Celebrating slack key guitar’s history with the community
The origins of the Kahilu Theatre’s annual ‘ukulele and slack key guitar festival can be traced back to 1832, when King Kamehameha III recruited Mexican vaqueros to Waimea to control an overabundance of cattle. Besides their riding and roping skills, the vaqueros shared their Spanish guitar playing style with the paniolos (Hawaiian cowboys). Appreciated but not embraced, it was modified and called ki hoalu, or “Slack Key,” which translates as “loosen the [tuning] key.”
Fast forward to the late 1990s when Maui musician Richard Ho’opi’i and talent coordinator/UH professor Jay Junker acquired funds for an island-hopping tour. The Kahilu Theatre was one of the stops. The traveling revue featured a small group of traditional Hawaiian artists and local musicians who performed at schools, care homes, public concerts and offered one-of-a-kind workshops.
Kahilu’s yearly festival began in 2002, when Janet Coburn, then-Managing Director, expanded the show to a five-day event in mid-November and called it the Waimea ‘Ukulele and Slack Key Guitar Institute. “At this point, we cooked up the idea of inviting top musicians to come to Waimea, housing them at the Kamuela Inn where they could jam, and giving the artists opportunities they didn’t often get: a chance to relax, mix and mingle with artists they either already knew or would enjoy getting to know, and playing what they wanted with whomever they wanted,” festival co-producer Jay Junker recalled. “It was critical to the success of the project to choose musicians who recognized that it was ‘not just another gig,’ and who were on the same wavelength.”
For many years, the local festival concluded on Sundays with a short free concert, which allowed the featured artists to say their goodbyes and offer a kanikapila session in which the public could participate. The Sunday performances, and others, usually ended with “Hawai’i Aloha,” a song dedicated to the ‘Imiola Church down the street from the Kahilu. The institute part of the festival’s name was omitted in 2016.
This year’s festival featured the usual suspects, slack key masters Sonny Lim, Jeff Peterson, Brother Noland, and John Keawe. They were joined by bassist Nathan Aweau, ‘ukulele virtuoso Brittni Paiva, and young guns Ho’opono Wong and Sean Parks. Two shows were offered: a livestream concert for 30 local classrooms, as well as a Saturday in-person matinée for 240 attendees.
Saturday’s show ran two hours, and each musician gave solo performances before everyone came out for the final songs.
There were many notable moments like Jeff Peterson’s “Halema’uma’u,” a tune from his new album Mele Nahenahe, Soothing Sounds of Hawaiian Slack Key Guitar. “I wrote this song about the caldera here on the island with its incredible red glow that you can see on a clear night,” Peterson said. The tuning for this intense instrumental was based on the late Gabby Pahinui’s C Mauna Loa, and Peterson gave the song a classical feel.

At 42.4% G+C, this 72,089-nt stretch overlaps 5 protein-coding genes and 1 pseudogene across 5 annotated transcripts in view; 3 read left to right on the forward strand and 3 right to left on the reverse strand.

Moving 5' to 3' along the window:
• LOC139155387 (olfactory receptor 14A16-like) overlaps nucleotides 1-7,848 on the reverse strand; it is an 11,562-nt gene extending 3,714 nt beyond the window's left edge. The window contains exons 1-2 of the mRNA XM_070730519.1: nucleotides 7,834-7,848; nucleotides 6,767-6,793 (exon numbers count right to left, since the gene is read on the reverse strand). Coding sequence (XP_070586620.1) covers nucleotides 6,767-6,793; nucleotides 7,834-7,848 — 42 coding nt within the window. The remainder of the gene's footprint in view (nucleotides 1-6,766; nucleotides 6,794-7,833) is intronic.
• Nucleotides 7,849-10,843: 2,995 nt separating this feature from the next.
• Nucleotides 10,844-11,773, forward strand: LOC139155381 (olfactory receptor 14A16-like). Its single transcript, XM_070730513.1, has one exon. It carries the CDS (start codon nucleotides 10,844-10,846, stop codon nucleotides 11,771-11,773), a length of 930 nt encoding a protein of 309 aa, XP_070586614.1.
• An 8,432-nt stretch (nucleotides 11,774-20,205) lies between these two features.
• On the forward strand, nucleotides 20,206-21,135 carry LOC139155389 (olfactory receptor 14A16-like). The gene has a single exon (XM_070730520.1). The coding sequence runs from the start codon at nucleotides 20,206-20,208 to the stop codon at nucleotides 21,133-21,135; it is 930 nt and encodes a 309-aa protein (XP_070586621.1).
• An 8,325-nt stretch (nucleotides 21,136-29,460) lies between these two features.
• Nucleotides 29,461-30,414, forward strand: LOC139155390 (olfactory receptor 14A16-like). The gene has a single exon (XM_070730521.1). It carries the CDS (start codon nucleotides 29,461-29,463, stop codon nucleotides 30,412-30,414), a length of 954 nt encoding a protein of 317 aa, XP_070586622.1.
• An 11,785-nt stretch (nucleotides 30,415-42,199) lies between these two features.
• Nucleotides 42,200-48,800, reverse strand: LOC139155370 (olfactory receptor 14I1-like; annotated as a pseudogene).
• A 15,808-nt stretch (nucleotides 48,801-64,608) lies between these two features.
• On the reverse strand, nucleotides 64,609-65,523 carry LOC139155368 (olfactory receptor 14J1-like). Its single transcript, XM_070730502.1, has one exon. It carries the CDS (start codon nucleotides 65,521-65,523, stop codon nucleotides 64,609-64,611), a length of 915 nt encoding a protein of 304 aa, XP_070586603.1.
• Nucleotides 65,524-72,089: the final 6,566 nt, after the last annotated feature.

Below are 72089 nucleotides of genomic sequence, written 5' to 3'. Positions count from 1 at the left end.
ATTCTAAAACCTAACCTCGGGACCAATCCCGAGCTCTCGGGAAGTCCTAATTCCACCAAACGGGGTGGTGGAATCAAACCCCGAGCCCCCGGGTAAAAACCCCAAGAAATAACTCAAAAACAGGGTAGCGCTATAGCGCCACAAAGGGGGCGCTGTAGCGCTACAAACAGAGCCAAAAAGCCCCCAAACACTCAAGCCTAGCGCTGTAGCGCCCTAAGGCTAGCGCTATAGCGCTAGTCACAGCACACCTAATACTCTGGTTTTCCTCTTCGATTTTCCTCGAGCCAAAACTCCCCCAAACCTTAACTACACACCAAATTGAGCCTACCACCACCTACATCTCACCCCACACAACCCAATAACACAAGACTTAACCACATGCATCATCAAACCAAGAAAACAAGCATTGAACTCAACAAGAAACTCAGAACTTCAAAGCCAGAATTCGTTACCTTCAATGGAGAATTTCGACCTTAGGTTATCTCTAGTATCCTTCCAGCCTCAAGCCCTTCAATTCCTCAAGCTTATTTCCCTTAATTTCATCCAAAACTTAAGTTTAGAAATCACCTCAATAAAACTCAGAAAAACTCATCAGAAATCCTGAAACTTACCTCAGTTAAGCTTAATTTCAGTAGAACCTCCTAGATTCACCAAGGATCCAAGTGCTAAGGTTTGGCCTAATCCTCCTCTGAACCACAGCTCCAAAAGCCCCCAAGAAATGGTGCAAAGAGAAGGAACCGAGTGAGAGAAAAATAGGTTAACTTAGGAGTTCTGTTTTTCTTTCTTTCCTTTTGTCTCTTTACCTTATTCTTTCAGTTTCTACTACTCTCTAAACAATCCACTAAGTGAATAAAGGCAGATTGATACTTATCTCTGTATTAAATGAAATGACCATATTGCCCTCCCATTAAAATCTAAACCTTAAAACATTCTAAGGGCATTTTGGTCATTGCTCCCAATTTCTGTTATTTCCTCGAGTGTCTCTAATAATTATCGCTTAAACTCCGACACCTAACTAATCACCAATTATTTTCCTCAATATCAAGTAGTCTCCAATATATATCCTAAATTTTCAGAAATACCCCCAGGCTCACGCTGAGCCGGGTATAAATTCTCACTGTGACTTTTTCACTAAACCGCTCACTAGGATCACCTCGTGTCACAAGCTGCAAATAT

“When COVID hit, we learned how to be as creative as possible, and for musicians, that was difficult, but it helped us realize that’s what we’re put on Earth to do,” Brother Noland profoundly noted, as he played a new song called “Dreamwave,” a soothing instrumental that will appear on Jake Shimabukuro’s next album. Peterson and Paiva accompanied Noland.
Paiva energized the crowd with a cover of Ellie Goulding’s hit song, “Lights.” With the assistance of a looping pedal, Paiva played rhythm, lead, and percussion parts. Then, stepping out over audio cables and mic stands, the ‘ukulele wizard took center stage for a blistering solo. Maybe next year we’ll see a few more talented female performers on stage.
Keeping the tradition alive, everyone stood for the hana hou, a touching rendition of “Hawai’i Aloha,” with the audience joining in.
Despite the challenge of being closed for 14 months and currently dealing with the pandemic, there was never a gap in the Kahilu’s annual music festival. That says a lot about their commitment to the community and preserving this historical genre of Hawaiian music.
Notes & Links
Nathan Aweau: The Place of My Birth | Kipona Aloha |
Jeff Peterson: Malasadas/Whee Ha Swing | Halema’uma’u |
Sean Parks and Ho’opono Wong: Hawaiʻi Loa Kūlike Kākou | Ho’olana |
Brother Noland: Lainani | Hawaiian Man | Dreamwave (w/Jeff Peterson and Brittni Paiva) |
Brittni Paiva: From The Heart | Lights |
John Keawe: We Are Ohana | Kohala I Love You (w/ Sonny Lim) |
Sonny Lim: Somewhere Over The Rainbow | Opihi Moe Moe (w/Sean Parks) |
All: Noho Pai Pai
Hana Hou: Hawai’i Aloha
Concert Date: 20/NOV/2021
About the author: Steve Roby is a music journalist, bestselling author, and editor of Big Island Music.
Photos: Steve Roby
In 2012, the Kahilu’s music annual festival was held in February (17-18) and not November. “The reason we changed it was because the 20th Annual Slack Key Festival [an alternate event] was happening around that time in Kona. People said that it was just too much, so we gave February a try. We later felt that February didn’t work well for us, so we moved it back to November the following year.” – Lisa Shattuck, Education Coordinator for the Kahilu Theatre.
- Richard Ho’opi’i and Jay Junker’s music tours in the 1990s were called Legends of Hawaiian Music & Dance, The Art of Solo ‘Ukulele, and Slack Key & ‘Ukulele Masters. Before that, there was the one-time Waimea Music Festival, which took place on May 14, 1974, at Paniolo Park in Waimea. A double album of the concert was released on Pannini Records.